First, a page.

DEMBY: Whenever we talk about stereotypes involving people of color, we always talk about, you know, like, real material consequences that befall the people who are being stereotyped, like the death threats that you got, right?

KONDABOLU: Yeah, man.

DEMBY: Like, Hank, have you ever thought about how voicing Apu helped create a kind of, like, conceptual and cultural space for that dehumanization? Like, Hari gets death threats. That's sort of downstream from, you know, the broader dehumanization of Desi people in the United States.

AZARIA: Yeah, I've thought about that. And it's important to point out that, pre-Hari Apu, I did not think about that stuff, didn't even know it happened. I had to be told 54 times before it sunk in. I think about that all the time now. And that's kind of the main - that would be getting to what you could argue - it's a cartoon character. Come on, it's comedy. Get off it. But that stuff's real and horrible. One doesn't exist without the other.

I - through my role in Apu and what I created in the Hollywood messaging - right? - which is a big deal in this country and around the world, I helped to create a pretty marginalizing, dehumanizing stereotype that makes it much easier - in fact, some moment during all this, I read a little news blurb where a guy was attacked. It was actually a Middle Eastern guy who was attacked in his store and was called Apu while he was being attacked. I think if I had any doubts at that point - there was also - there were certain key moments in that whole is-this-real question journey I was on where I got the answer. You know, Apu had become a slur, in other words. That - a lot of times I have conversations with my white friends and family or acquaintances or whoever, and that gets through.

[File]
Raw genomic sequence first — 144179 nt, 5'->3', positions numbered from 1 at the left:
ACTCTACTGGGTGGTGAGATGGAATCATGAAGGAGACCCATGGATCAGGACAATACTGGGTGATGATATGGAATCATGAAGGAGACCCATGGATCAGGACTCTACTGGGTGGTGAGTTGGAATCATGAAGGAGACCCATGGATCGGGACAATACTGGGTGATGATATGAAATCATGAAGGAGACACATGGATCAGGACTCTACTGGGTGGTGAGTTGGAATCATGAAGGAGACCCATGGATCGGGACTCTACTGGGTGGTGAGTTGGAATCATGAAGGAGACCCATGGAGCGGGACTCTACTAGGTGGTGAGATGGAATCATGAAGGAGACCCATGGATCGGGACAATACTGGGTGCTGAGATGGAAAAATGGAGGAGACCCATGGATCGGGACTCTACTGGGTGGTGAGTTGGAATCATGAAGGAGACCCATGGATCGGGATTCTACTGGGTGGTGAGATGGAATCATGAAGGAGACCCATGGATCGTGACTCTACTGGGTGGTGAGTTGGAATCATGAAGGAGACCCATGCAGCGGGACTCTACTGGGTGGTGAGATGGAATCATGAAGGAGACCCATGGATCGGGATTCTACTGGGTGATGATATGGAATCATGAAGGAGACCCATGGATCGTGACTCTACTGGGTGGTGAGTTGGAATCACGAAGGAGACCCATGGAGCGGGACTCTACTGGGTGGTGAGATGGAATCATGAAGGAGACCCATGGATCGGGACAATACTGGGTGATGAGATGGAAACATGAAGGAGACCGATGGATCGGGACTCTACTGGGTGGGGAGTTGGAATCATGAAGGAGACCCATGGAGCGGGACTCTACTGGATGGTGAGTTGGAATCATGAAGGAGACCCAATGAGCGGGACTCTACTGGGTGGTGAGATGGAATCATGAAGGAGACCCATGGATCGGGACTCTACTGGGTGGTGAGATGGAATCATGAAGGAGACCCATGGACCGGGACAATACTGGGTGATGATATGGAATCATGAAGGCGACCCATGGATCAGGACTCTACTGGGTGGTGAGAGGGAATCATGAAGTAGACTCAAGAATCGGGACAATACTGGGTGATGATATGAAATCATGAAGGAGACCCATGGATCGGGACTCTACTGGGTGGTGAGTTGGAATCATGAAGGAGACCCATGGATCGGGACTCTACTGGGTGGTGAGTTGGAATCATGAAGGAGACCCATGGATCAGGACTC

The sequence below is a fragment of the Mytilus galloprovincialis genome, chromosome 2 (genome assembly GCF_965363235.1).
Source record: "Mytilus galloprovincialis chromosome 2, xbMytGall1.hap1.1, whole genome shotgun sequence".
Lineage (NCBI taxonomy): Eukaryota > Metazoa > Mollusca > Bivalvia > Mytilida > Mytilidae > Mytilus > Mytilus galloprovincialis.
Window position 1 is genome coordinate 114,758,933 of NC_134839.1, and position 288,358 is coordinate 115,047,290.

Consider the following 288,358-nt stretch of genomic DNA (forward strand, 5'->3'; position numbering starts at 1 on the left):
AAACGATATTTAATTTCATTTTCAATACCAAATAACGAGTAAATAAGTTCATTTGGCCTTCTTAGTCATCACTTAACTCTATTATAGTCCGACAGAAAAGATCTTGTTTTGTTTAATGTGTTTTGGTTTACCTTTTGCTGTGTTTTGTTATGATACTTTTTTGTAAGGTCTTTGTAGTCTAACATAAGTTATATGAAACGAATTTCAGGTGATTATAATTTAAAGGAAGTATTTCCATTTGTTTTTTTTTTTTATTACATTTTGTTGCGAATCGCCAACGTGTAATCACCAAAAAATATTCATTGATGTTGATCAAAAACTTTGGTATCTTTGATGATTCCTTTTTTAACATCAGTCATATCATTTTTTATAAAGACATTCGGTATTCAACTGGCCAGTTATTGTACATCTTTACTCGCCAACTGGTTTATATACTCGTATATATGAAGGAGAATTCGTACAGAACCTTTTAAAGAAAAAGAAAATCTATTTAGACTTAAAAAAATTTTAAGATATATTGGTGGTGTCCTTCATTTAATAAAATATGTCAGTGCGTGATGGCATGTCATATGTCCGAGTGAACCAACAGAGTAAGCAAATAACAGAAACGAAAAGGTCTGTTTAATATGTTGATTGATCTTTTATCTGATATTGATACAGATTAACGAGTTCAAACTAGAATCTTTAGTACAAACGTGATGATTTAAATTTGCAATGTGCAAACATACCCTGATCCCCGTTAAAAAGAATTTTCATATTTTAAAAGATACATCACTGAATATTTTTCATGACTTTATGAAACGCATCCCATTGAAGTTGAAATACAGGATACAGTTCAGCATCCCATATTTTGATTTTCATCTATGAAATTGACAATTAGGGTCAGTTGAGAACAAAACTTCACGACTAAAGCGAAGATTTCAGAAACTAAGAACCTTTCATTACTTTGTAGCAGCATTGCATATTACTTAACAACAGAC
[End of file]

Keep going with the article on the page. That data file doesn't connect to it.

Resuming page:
KONDABOLU: When something is used in hate violence, it's pretty much the defining...

AZARIA: Pretty clear.

KONDABOLU: Pretty clear at this point. You know, like, I mean, I remember I worked at the Queens district attorney's office bureau of hate crimes after 9/11. I was a college student. You know, reading the accounts of hate crimes and seeing accounts that thank you, come again, or Apu is being mentioned often enough where it's like, you know, like, it's heartbreaking, especially when it's Queens, the most diverse place in the world.

AZARIA: Right, yeah.

KONDABOLU: It's like this kind of stunning realization, like, it does not matter. It does not matter. Like, ignorance is - it's so far, so far beyond. But yeah, it's a really bizarre thing because it is a cartoon character, you know? And I get that. And, you know, there was some - when I was on "The Daily Show" promoting the film, talking to Trevor Noah about it felt so bizarre because I'm talking about this cartoon character that affected South Asians, and then I'm talking to Trevor Noah. It's like, Trevor, did you deal with racism growing up in South Africa?